By Dan Kennedy • The press, politics, technology, culture and other passions

The New York Times applies extreme life-saving measures to its print edition

1942 photo via the Library of Congress

How bad does The New York Times want you to keep subscribing to the print edition? We have been seven-day digital plus Sunday print subscribers for a number of years, but our wonderful delivery person left us a note today that she was giving up the job. We decided that was a good time to cancel the Sunday paper.

I contacted the Times, and they offered us a lower price for the next 16 weeks to keep what we’ve got than to switch to all-digital. They are literally paying us to keep Sunday print. So we’ll do that until the 16 weeks are up, and then we’ll see if they come back with yet another offer.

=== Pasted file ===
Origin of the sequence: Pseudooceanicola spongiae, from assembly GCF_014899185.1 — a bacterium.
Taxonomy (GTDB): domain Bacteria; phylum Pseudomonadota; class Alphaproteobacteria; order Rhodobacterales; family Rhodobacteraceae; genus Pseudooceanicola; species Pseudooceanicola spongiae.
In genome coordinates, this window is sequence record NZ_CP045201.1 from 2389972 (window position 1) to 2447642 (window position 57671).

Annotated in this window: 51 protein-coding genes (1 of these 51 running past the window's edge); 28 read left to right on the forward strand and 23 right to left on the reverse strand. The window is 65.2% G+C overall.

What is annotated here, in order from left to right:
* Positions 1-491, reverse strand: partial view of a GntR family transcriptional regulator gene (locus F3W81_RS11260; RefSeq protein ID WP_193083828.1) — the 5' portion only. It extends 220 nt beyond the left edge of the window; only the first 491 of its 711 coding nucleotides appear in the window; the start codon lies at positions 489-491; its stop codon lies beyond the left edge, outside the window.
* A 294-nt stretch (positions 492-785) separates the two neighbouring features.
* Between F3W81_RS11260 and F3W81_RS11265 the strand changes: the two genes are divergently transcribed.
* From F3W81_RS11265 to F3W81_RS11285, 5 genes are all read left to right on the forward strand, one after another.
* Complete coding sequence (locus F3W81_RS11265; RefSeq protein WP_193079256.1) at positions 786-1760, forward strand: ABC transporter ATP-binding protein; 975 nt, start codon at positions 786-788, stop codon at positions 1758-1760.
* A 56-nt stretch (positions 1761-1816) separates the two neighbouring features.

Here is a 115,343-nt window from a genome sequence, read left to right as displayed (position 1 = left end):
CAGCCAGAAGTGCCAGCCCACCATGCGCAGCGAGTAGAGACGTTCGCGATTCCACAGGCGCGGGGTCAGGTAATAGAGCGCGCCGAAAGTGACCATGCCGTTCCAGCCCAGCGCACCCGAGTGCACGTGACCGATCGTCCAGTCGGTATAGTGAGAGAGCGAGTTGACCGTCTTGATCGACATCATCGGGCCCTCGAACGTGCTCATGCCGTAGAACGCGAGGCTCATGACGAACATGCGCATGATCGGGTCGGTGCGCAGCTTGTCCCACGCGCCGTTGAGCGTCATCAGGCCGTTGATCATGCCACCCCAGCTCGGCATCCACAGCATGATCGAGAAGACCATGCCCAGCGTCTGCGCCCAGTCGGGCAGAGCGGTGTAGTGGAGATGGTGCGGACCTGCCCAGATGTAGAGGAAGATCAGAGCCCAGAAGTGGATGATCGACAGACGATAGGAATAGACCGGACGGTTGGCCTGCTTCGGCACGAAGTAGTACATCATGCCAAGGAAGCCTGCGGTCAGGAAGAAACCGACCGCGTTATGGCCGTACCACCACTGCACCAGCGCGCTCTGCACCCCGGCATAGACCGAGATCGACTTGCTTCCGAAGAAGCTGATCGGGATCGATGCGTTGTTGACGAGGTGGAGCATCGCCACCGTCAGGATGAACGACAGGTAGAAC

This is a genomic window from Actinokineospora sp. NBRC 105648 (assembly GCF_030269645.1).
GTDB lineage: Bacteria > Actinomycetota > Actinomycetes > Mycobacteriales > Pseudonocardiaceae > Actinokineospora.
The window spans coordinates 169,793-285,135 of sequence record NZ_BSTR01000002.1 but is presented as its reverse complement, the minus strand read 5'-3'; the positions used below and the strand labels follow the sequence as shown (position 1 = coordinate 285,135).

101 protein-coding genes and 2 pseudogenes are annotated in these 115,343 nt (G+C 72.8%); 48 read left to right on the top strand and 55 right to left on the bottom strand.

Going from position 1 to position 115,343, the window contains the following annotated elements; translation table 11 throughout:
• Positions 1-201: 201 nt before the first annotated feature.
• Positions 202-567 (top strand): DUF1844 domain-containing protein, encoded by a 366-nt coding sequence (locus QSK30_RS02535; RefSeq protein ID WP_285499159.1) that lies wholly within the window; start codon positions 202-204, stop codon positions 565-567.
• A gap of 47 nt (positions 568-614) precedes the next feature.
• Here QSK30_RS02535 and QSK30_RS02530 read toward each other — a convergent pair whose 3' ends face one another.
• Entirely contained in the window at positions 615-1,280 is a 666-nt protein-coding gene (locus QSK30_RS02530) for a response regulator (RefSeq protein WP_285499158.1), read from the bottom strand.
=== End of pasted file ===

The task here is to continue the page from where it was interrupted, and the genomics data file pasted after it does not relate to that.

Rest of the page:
It does make sense that they want people to keep looking at the Sunday ads, and the Times isn’t alone. There are some local papers, including The Provincetown Independent, that charge more for digital-only than they do for print-plus-digital.

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  1. Nancy Pierce

    We’d like to support the Times as an enterprise, and it’s great to browse the printed page, but 2 things stopped us taking the print edition. (1) In our town at least, delivery has been extremely unpredictable for decades, and complaints haven’t fixed it. (2) The paper, literally, so much of it, all to be re-cycled. Not does it create a physical burden, but with new environmental perspective it seems irresponsible to encourage.

    • Nancy Pierce

      Not only does it create . . .

  2. Lex Alexander

    The offer that floored me — and that turned out to be one I couldn’t refuse — was that I’d get a free digital NYT subscription for as long as I subscribed to The Athletic, which I find invaluable given my sports interests.

  3. All these newspapers are unfortunately ending their print editions because they cannot afford the print process. But they can’t get the economy of scale with digital ad money that they did for years with print ad money.

    They dug their own grave. Good riddance, NY Times.

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